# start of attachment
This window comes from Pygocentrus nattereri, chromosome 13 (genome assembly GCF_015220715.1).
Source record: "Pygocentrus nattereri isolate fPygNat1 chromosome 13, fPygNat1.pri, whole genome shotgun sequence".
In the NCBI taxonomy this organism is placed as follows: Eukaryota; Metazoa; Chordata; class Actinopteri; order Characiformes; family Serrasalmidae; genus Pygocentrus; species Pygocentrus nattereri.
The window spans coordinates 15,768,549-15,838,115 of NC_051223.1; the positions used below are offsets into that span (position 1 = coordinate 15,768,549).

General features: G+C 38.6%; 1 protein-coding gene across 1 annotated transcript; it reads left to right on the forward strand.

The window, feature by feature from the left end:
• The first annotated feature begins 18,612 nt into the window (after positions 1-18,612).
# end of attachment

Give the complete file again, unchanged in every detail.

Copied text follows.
This window comes from Pygocentrus nattereri, chromosome 13 (genome assembly GCF_015220715.1).
Source record: "Pygocentrus nattereri isolate fPygNat1 chromosome 13, fPygNat1.pri, whole genome shotgun sequence".
In the NCBI taxonomy this organism is placed as follows: Eukaryota; Metazoa; Chordata; class Actinopteri; order Characiformes; family Serrasalmidae; genus Pygocentrus; species Pygocentrus nattereri.
The window spans coordinates 15,768,549-15,838,115 of NC_051223.1; the positions used below are offsets into that span (position 1 = coordinate 15,768,549).

General features: G+C 38.6%; 1 protein-coding gene across 1 annotated transcript; it reads left to right on the forward strand.

The window, feature by feature from the left end:
• The first annotated feature begins 18,612 nt into the window (after positions 1-18,612).